After a busy few weeks, I took some time off a few days ago and headed to Grand Haven. I was fortunate and found a few hours between rain showers and enjoyed sitting on the sand and listening to the water.

Although I mostly looked at the shoreline and across the lake, at one point a little color caught my eye down near my feet. It looked like a stick painted red at first, but then I noticed it was a stick literally covered in ladybugs. Then another splash of color caught my eye, and I saw a piece of driftwood half covered with ladybugs. It didn’t take long to realize there were thousands of ladybugs, all clumped together—huddled around different objects on the sand. They weren’t moving at all, maybe because they were hunkered down through a passing sprinkle of a shower. But as the sprinkling stopped, I noticed they all began to move, all at the same time. I didn’t stay long enough to see what they were going to do next, but I was amazed at the level of their coordination.

It struck me that even creatures with such a limited intelligence as ladybugs can still act efficiently on their God-given instinct to work together. Of course, we humans have that same instinct and much more. We have even been given a godlike level of intelligence (read the story of the Tower of Babel in Genesis chapter 11 if you think I’m exaggerating), and with it we have cooperated to achieve amazing things. In 1969, when we still dialed numbers using a dial, before the dawn of the remote control, and when we measured computers by the hundreds of square feet they took up, we gathered our intelligence and abilities and sent twelve men to the moon and back. So as a race, we are quite capable of amazing things when we follow our instinct and intelligence to cooperate.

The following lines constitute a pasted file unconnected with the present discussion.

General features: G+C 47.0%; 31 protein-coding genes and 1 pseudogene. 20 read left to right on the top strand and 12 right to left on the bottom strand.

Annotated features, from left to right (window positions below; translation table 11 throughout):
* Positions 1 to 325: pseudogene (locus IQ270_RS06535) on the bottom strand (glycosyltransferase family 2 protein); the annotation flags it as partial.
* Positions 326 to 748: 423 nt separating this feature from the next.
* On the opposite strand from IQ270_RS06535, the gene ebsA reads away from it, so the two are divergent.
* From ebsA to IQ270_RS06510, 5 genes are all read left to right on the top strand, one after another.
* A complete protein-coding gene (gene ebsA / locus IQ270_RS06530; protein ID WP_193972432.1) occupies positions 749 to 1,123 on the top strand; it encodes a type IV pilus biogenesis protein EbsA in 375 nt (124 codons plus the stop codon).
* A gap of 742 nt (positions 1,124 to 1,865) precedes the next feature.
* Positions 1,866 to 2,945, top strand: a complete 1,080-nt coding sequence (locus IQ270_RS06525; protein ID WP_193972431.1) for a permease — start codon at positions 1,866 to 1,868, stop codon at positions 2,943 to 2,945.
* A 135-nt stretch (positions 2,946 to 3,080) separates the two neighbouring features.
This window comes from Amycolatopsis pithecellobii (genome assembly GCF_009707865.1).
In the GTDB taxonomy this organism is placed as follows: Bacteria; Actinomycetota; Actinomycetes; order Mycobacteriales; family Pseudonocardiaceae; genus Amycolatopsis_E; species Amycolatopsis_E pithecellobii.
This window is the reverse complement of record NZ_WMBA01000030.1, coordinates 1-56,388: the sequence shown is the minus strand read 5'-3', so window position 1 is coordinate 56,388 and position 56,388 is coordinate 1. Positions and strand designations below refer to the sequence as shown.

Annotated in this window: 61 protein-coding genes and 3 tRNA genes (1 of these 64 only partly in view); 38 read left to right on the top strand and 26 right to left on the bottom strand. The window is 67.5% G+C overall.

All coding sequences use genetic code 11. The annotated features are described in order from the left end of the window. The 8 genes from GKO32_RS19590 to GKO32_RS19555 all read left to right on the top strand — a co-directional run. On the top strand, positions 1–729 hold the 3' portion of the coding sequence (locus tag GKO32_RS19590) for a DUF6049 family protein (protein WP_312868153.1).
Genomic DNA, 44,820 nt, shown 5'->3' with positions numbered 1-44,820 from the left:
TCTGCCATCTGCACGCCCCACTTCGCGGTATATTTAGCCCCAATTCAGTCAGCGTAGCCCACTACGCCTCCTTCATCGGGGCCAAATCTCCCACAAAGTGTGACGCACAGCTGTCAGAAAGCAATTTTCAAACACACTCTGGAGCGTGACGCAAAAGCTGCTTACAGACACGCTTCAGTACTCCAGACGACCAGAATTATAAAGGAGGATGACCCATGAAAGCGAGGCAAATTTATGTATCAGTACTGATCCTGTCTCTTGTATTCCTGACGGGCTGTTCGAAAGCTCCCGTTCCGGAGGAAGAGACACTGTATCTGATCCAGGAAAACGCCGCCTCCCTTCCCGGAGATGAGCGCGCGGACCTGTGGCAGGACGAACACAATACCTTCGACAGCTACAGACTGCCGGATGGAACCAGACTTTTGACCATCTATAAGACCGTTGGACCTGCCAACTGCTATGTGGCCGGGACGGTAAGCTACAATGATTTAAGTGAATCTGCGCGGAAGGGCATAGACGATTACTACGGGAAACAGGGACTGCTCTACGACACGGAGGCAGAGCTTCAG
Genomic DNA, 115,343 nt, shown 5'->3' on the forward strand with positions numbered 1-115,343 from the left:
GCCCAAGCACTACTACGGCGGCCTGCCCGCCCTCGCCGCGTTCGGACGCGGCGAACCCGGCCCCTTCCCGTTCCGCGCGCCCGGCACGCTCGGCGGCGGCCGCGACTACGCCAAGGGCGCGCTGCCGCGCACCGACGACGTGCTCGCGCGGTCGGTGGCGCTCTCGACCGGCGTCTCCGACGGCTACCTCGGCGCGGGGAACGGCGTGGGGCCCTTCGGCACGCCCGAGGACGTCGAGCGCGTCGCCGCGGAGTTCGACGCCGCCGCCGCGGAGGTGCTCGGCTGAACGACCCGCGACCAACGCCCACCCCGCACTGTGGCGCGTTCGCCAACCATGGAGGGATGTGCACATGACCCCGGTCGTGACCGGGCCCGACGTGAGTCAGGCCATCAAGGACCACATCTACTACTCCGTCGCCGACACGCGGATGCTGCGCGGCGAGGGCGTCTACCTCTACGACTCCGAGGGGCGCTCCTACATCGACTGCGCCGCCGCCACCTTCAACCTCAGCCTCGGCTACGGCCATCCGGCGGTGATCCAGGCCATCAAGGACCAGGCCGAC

That being said, we should acknowledge how rarely we act with even the level of coordination of ladybugs. Too often we are in constant critique mode, judging others, jockeying for power, striking out on our own in frustration with the group, which never seems to see things as clearly as we do. Our little red, black polka-dotted friends have a lot to teach us. Like them, we were made to be part of communities and in fact, cannot find personal fulfillment outside of them. Our modern sensibilities with the ”iEverything” would have us believe that this type of community living is stifling and unfulfilling. In reality, we were made to live with a much higher sense of community than ladybugs.

So the next time we’re tempted to see ourselves as isolated individuals instead of community members, let’s pause for a moment and remember the ladybugs. They may just end up being the teachers we need to demonstrate the obedience, humility, and patience required to enter the Kingdom of God.